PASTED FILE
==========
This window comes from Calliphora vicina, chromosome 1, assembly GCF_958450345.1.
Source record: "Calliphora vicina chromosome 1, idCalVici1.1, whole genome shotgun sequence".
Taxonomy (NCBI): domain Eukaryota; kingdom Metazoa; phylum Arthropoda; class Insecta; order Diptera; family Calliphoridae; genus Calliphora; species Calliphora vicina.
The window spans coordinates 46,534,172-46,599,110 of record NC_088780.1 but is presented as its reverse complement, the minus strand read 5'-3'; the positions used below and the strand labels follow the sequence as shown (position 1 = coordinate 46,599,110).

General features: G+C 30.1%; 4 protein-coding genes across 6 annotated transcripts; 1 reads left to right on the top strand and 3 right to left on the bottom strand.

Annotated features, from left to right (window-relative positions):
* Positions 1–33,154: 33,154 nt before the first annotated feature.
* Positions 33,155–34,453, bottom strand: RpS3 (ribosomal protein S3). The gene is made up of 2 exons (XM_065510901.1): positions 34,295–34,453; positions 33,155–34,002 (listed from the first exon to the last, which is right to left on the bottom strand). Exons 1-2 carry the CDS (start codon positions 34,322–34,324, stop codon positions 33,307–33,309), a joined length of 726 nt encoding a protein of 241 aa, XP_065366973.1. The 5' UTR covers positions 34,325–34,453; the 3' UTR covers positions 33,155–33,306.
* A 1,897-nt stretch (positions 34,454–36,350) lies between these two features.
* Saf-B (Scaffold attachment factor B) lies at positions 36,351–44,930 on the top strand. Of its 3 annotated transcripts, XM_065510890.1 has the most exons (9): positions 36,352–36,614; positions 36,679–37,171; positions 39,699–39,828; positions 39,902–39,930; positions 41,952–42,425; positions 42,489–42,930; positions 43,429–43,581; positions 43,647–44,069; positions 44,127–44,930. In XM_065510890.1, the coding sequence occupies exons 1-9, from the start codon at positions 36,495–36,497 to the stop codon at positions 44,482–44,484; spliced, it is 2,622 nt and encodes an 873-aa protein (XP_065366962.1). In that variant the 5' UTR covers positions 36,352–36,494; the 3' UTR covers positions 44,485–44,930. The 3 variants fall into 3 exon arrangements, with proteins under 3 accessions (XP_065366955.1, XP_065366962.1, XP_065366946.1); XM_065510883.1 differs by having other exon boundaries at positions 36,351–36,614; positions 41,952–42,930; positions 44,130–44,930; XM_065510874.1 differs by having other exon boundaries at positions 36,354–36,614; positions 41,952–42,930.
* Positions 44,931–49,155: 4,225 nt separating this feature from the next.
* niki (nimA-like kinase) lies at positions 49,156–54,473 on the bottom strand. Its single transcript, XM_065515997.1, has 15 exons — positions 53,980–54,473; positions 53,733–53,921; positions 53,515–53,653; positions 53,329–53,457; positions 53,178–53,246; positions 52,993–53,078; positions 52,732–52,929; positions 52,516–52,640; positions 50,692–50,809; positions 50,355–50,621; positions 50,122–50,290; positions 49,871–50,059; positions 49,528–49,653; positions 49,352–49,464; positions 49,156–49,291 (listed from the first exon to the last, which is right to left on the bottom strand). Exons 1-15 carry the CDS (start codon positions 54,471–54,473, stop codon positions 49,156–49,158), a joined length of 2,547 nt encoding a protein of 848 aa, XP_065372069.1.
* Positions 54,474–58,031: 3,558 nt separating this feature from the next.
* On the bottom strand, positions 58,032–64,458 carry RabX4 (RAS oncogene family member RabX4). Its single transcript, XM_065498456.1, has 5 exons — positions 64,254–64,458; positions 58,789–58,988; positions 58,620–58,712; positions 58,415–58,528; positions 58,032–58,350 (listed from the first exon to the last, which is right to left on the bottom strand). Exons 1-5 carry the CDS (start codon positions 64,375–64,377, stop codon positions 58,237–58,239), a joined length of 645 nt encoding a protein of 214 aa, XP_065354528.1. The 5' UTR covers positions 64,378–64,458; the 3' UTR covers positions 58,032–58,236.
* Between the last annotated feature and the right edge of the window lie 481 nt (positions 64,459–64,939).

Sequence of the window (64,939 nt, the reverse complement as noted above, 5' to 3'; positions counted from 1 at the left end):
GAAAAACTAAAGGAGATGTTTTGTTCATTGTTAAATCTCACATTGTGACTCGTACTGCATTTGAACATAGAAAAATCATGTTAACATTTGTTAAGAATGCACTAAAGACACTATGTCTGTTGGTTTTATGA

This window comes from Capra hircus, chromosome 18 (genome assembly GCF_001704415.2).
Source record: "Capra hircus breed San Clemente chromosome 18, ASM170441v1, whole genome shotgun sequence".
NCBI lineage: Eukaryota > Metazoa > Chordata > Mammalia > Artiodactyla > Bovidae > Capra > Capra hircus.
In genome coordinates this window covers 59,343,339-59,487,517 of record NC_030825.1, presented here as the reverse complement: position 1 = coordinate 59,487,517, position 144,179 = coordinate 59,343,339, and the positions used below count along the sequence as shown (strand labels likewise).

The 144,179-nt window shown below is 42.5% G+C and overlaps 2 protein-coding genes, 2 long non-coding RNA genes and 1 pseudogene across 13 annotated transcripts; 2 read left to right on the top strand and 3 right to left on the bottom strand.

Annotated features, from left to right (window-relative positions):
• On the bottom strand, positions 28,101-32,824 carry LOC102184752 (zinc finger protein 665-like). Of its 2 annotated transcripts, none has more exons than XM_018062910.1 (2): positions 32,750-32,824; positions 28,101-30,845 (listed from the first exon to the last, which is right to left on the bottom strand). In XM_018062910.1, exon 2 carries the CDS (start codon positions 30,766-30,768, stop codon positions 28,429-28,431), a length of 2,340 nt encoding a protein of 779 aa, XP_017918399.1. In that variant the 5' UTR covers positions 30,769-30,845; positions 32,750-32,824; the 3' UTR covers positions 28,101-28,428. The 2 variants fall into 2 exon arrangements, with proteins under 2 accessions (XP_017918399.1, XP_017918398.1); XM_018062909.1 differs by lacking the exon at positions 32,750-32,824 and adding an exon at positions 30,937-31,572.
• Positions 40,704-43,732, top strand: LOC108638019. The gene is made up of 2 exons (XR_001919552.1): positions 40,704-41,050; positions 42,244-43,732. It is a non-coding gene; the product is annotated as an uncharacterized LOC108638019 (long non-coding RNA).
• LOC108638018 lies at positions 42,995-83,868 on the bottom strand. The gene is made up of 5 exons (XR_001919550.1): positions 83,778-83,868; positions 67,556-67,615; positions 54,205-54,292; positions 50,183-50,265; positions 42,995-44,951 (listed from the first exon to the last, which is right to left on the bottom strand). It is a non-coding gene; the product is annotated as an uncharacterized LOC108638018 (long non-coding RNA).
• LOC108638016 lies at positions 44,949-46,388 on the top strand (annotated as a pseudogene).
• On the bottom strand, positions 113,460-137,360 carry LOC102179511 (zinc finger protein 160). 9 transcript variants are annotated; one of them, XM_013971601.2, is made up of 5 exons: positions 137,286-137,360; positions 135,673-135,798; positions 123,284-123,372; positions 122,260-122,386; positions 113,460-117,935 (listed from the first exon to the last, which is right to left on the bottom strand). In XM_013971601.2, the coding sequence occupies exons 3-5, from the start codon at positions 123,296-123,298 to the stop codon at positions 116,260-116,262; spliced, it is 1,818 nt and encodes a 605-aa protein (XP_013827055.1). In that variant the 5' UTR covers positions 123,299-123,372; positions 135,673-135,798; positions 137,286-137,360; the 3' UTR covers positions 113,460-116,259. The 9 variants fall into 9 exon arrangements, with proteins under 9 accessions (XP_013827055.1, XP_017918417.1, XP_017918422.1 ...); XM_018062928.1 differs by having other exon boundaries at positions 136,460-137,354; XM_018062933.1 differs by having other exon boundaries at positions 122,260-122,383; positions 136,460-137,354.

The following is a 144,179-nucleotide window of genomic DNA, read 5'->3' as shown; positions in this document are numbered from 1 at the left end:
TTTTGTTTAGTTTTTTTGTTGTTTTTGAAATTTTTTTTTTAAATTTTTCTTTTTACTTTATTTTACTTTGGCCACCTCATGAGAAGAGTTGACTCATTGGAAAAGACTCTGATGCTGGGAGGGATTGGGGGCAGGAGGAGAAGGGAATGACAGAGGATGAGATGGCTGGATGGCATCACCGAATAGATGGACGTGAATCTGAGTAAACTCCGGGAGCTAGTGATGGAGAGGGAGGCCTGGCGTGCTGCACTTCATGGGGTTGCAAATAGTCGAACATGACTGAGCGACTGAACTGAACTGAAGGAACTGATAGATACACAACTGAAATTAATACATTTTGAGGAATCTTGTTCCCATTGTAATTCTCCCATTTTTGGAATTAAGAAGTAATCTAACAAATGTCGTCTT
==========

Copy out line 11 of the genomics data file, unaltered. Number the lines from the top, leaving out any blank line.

* Positions 44,931–49,155: 4,225 nt separating this feature from the next.